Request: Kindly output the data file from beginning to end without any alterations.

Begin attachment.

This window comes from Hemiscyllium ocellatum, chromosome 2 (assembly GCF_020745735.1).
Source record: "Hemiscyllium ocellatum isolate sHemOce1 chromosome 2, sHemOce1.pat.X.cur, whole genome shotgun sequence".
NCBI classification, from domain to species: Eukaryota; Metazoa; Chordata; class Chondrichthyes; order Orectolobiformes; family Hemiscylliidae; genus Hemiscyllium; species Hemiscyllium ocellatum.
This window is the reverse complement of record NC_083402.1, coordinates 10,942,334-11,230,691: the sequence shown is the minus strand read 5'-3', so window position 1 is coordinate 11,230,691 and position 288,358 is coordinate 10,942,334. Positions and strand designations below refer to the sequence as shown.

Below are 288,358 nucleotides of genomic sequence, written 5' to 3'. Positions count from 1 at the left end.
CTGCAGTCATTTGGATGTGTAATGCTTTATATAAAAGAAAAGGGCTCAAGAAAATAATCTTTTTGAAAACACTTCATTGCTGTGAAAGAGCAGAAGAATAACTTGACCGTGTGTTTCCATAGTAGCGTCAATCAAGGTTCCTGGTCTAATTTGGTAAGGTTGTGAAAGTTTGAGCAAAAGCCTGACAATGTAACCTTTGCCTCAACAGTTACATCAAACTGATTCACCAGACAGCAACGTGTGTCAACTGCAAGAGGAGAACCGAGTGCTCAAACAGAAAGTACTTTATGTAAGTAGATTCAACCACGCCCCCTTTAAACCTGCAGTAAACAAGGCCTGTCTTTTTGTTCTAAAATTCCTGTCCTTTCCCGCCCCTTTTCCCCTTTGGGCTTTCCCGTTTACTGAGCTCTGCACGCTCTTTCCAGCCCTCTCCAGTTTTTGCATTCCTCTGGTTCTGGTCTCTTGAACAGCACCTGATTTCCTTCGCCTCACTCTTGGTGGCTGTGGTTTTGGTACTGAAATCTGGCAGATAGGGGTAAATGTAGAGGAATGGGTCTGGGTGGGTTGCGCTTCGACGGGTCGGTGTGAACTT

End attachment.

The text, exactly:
This window comes from Hemiscyllium ocellatum, chromosome 2 (assembly GCF_020745735.1).
Source record: "Hemiscyllium ocellatum isolate sHemOce1 chromosome 2, sHemOce1.pat.X.cur, whole genome shotgun sequence".
NCBI classification, from domain to species: Eukaryota; Metazoa; Chordata; class Chondrichthyes; order Orectolobiformes; family Hemiscylliidae; genus Hemiscyllium; species Hemiscyllium ocellatum.
This window is the reverse complement of record NC_083402.1, coordinates 10,942,334-11,230,691: the sequence shown is the minus strand read 5'-3', so window position 1 is coordinate 11,230,691 and position 288,358 is coordinate 10,942,334. Positions and strand designations below refer to the sequence as shown.

Below are 288,358 nucleotides of genomic sequence, written 5' to 3'. Positions count from 1 at the left end.
CTGCAGTCATTTGGATGTGTAATGCTTTATATAAAAGAAAAGGGCTCAAGAAAATAATCTTTTTGAAAACACTTCATTGCTGTGAAAGAGCAGAAGAATAACTTGACCGTGTGTTTCCATAGTAGCGTCAATCAAGGTTCCTGGTCTAATTTGGTAAGGTTGTGAAAGTTTGAGCAAAAGCCTGACAATGTAACCTTTGCCTCAACAGTTACATCAAACTGATTCACCAGACAGCAACGTGTGTCAACTGCAAGAGGAGAACCGAGTGCTCAAACAGAAAGTACTTTATGTAAGTAGATTCAACCACGCCCCCTTTAAACCTGCAGTAAACAAGGCCTGTCTTTTTGTTCTAAAATTCCTGTCCTTTCCCGCCCCTTTTCCCCTTTGGGCTTTCCCGTTTACTGAGCTCTGCACGCTCTTTCCAGCCCTCTCCAGTTTTTGCATTCCTCTGGTTCTGGTCTCTTGAACAGCACCTGATTTCCTTCGCCTCACTCTTGGTGGCTGTGGTTTTGGTACTGAAATCTGGCAGATAGGGGTAAATGTAGAGGAATGGGTCTGGGTGGGTTGCGCTTCGACGGGTCGGTGTGAACTT